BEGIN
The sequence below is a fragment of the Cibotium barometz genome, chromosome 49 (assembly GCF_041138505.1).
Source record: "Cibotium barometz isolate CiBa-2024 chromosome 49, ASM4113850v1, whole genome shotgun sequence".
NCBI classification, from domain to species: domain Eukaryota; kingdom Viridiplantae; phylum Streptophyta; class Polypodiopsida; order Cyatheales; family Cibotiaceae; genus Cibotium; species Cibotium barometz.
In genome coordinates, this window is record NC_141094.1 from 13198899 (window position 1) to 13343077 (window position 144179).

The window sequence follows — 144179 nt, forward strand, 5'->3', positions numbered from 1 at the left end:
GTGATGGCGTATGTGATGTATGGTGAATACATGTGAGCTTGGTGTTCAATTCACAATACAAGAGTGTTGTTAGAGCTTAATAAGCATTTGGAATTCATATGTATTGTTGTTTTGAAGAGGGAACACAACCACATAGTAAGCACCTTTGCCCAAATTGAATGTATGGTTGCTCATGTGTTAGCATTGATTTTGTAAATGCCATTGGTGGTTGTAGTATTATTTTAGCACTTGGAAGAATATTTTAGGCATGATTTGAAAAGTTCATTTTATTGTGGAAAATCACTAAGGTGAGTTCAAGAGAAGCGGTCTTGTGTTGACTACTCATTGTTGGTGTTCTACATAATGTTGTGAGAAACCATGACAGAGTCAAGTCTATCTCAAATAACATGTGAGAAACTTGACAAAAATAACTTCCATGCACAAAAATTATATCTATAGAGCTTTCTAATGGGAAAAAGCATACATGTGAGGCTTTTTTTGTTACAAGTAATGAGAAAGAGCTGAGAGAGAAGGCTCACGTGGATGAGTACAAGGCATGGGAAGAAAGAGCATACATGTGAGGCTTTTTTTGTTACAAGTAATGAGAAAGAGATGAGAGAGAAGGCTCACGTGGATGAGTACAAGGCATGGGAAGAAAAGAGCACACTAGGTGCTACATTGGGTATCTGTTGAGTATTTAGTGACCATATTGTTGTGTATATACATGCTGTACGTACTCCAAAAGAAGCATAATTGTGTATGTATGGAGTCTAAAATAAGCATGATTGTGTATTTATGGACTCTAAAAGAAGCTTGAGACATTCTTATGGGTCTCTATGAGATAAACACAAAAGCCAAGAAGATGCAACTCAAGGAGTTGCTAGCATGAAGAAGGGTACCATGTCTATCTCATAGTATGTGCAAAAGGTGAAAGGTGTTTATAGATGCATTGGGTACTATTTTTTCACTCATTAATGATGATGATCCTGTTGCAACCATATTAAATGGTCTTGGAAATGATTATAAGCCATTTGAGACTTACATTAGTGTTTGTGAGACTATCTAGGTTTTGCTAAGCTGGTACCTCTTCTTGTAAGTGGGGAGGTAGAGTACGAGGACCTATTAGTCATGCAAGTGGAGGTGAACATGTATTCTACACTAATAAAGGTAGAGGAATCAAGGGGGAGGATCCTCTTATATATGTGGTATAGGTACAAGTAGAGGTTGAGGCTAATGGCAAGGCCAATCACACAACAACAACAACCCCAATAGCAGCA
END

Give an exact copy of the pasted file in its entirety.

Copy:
The sequence below is a fragment of the Cibotium barometz genome, chromosome 49 (assembly GCF_041138505.1).
Source record: "Cibotium barometz isolate CiBa-2024 chromosome 49, ASM4113850v1, whole genome shotgun sequence".
NCBI classification, from domain to species: domain Eukaryota; kingdom Viridiplantae; phylum Streptophyta; class Polypodiopsida; order Cyatheales; family Cibotiaceae; genus Cibotium; species Cibotium barometz.
In genome coordinates, this window is record NC_141094.1 from 13198899 (window position 1) to 13343077 (window position 144179).

The window sequence follows — 144179 nt, forward strand, 5'->3', positions numbered from 1 at the left end:
GTGATGGCGTATGTGATGTATGGTGAATACATGTGAGCTTGGTGTTCAATTCACAATACAAGAGTGTTGTTAGAGCTTAATAAGCATTTGGAATTCATATGTATTGTTGTTTTGAAGAGGGAACACAACCACATAGTAAGCACCTTTGCCCAAATTGAATGTATGGTTGCTCATGTGTTAGCATTGATTTTGTAAATGCCATTGGTGGTTGTAGTATTATTTTAGCACTTGGAAGAATATTTTAGGCATGATTTGAAAAGTTCATTTTATTGTGGAAAATCACTAAGGTGAGTTCAAGAGAAGCGGTCTTGTGTTGACTACTCATTGTTGGTGTTCTACATAATGTTGTGAGAAACCATGACAGAGTCAAGTCTATCTCAAATAACATGTGAGAAACTTGACAAAAATAACTTCCATGCACAAAAATTATATCTATAGAGCTTTCTAATGGGAAAAAGCATACATGTGAGGCTTTTTTTGTTACAAGTAATGAGAAAGAGCTGAGAGAGAAGGCTCACGTGGATGAGTACAAGGCATGGGAAGAAAGAGCATACATGTGAGGCTTTTTTTGTTACAAGTAATGAGAAAGAGATGAGAGAGAAGGCTCACGTGGATGAGTACAAGGCATGGGAAGAAAAGAGCACACTAGGTGCTACATTGGGTATCTGTTGAGTATTTAGTGACCATATTGTTGTGTATATACATGCTGTACGTACTCCAAAAGAAGCATAATTGTGTATGTATGGAGTCTAAAATAAGCATGATTGTGTATTTATGGACTCTAAAAGAAGCTTGAGACATTCTTATGGGTCTCTATGAGATAAACACAAAAGCCAAGAAGATGCAACTCAAGGAGTTGCTAGCATGAAGAAGGGTACCATGTCTATCTCATAGTATGTGCAAAAGGTGAAAGGTGTTTATAGATGCATTGGGTACTATTTTTTCACTCATTAATGATGATGATCCTGTTGCAACCATATTAAATGGTCTTGGAAATGATTATAAGCCATTTGAGACTTACATTAGTGTTTGTGAGACTATCTAGGTTTTGCTAAGCTGGTACCTCTTCTTGTAAGTGGGGAGGTAGAGTACGAGGACCTATTAGTCATGCAAGTGGAGGTGAACATGTATTCTACACTAATAAAGGTAGAGGAATCAAGGGGGAGGATCCTCTTATATATGTGGTATAGGTACAAGTAGAGGTTGAGGCTAATGGCAAGGCCAATCACACAACAACAACAACCCCAATAGCAGCA